Ty grabbed his shoulders and looked him straight in the eyes. “We will find her. I don’t care if it takes all night, we will bring her home so you can hug and kiss her, then ground her for life” With a cocky grin Ty walked him to the diner and set him at the counter. “Hot black coffee!” He called to the kitchen.
Moments later Shirl sauntered out in acid washed jeans, a Whitesnake t-shirt with weird red sleeves on her forearms. Jack smiled because Shirl had been a character even as a beautiful young woman back when he was a kid. “Keep your shirt on Sheriff,” she winked and rounded the counter, gathering Jack to her bosom. “You poor boy, you must be out of your mind.” She patted his cheek and went back behind the racing motif linoleum. “Here you go,” she slid a steaming mug of coffee and a slice of blackberry pie in front of him. “Eat up. Everyone who can be is out there looking for Abby. We’ll find her Jack.”
He didn’t know how Shirl, Ty or anyone else could be so sure. He sure as hell wasn’t, but he hoped like hell she was safe and unharmed. He muttered a gruff, “Thanks,” and drank his coffee. Losing the girls had been his biggest fear since bringing Abby and Andie home from the hospital. After Marissa’s death, it had only worsened.
“Daddy!” Andie shouted for him as soon as she entered the diner with Dylan trailing behind her carrying her Little Buzzers uniform since she wasn’t quite old enough for the Bees. “Did you find Abby yet? Uncle Dylan said she has to be around here somewhere.”
Jack smiled and wrapped his arms around his favorite little six year old. “She definitely is sweetie and Ty and Dylan will find her.” He looked down into those bouncy golden curls and hazel eyes that reminded him of Marissa every single day.
“I can’t believe she’s not at Trixie’s. She always sneaks away and goes there. Oops!” Andie covered her mouth and looked up at her father, big gold and brown flecked eyes on the brink of tears. “Sorry Daddy.”
“It’s okay pumpkin, show me.” He took Andie’s hand letting her lead him out of the diner and across the street. He didn’t know anyone called Trixie in town but a bad feeling settled in his stomach, which only worsened when his daughter stopped in front of the display with scraps of silk and lace lingerie.
“This is it,” she sang like it was a prize. “Is Abby in trouble?”
Hell yes. “I don’t know yet Andie.” It depended on who the hell this Trixie was and what she was doing with his kid inside this kind of shop. Andie pulled him inside and Jack felt Dylan and Ty behind him but he didn’t dare turn around to look at them as they passed all kinds of colors and patterns of slinky garments meant to drive men wild. Grown men who loved seeing grown women in these things. Not little girls like Abby. As they drew closer to the back of the store soft music played and Abby’s voice spoke excitedly.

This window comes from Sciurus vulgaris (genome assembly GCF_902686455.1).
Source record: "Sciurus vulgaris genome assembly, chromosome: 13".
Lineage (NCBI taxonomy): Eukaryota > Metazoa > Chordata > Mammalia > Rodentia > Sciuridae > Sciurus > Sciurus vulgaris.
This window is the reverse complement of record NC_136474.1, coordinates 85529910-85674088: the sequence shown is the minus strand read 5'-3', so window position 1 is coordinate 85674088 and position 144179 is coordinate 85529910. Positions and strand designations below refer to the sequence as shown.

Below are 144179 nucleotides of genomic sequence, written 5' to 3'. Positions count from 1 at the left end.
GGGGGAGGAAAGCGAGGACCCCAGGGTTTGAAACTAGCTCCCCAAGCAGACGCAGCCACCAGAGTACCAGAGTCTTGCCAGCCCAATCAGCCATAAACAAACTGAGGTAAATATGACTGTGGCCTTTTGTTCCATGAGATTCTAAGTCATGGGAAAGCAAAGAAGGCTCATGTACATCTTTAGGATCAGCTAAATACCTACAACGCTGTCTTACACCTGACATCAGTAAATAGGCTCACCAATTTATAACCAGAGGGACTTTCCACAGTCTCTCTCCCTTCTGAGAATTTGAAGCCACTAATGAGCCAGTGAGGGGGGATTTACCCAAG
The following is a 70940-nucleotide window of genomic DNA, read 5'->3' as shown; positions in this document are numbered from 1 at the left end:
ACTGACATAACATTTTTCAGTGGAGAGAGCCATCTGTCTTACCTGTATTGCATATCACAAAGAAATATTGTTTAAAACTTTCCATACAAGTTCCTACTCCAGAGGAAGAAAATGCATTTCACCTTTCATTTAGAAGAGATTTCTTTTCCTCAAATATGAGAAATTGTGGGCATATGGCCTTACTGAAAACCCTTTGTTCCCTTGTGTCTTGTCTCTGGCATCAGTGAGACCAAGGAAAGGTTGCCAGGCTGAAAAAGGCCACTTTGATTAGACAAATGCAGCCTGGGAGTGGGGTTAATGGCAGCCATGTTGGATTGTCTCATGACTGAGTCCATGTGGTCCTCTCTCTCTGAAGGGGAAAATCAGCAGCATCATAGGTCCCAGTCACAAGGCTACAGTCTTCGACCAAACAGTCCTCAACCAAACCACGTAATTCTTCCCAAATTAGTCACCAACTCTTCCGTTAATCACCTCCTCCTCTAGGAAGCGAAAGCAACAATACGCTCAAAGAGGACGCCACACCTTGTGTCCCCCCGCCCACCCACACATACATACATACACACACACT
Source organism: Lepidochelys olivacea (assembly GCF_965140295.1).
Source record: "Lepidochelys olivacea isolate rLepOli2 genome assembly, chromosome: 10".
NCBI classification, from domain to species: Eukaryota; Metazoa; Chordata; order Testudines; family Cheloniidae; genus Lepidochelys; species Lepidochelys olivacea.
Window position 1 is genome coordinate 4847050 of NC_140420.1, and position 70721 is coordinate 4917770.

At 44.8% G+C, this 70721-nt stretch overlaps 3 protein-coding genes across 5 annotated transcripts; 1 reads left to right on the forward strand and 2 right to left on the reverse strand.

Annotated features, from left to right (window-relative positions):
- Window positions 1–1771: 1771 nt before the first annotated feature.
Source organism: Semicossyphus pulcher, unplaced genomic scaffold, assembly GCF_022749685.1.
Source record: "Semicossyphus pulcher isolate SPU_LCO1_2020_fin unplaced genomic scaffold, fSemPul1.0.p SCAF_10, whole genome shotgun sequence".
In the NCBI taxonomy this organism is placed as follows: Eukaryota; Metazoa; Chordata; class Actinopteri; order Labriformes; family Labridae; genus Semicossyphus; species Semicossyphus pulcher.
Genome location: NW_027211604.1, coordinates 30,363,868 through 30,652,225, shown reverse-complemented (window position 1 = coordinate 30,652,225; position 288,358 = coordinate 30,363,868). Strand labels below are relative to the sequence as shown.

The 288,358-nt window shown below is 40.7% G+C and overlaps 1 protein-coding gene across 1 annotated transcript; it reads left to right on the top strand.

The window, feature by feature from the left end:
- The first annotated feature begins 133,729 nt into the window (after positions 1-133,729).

“What do you think Trixie? It’s a little uneven right here but otherwise I did okay, right?”
Trixie smiled and hugged Abby. “You did better than alright kiddo, that looks like you paid good money for it.”
“Really?” She beamed.
“Of course,” the curvy redhead ruffled his daughter’s hair. “I wore that hairstyle in college,” she joked, making them both laugh.
Jack watched silently, fuming that this sexy woman had the gall to…do this. “What in the hell is going on back here?” He stepped through the lace and velvet curtain that separated the back from the front.
“I just finished making a shrug Dad. It’s the first thing I’ve ever made! Isn’t it cool?”
He was too furious to care about some article of clothing. Whirling on Trixie, he pointed a finger at her. “And you, where do you get off holding other people’s kids back here in your, your…dungeon of perversity?”
She gasped and Jack willed his gaze to stay above the neck. “First of all I wasn’t holding anyone anywhere. Abby came to visit me and asked for some help with her knitting, I said yes. The same way I’ve done every damn day for the past month, so the next time you stick a finger in my face,” she leaned close enough he could see the flecks of silver in her blue eyes, “be prepared to lose it.”
Damn that was hot. It was the most inappropriate thought to cross his mind but there it was. She was a sexy little spitfire, which he didn’t not care about. Not at all. “Don’t take my daughter again without my permission,” he growled.
Blue eyes rolled skyward and she sighed heavily. “Fine.”
“Fine. In this town we check in with parents.” He stood closer than was necessary for such a tiny thing, but her scent wrapped around him. Apples and vanilla swirled in the air, making it hard to breathe in anything except her sexy scent.
“I know. I grew up here.” Then she turned her back on him and said goodbye to his daughter. “See you soon, kiddo.”
“Bye Trixie. Thank you for everything.”
Jack stood rooted to his spot, stunned speechless as realization sank in. Trixie was Beatrice Robinson, the awkward redhead who grew up next door to him.
Little Beatrice was now all grown up.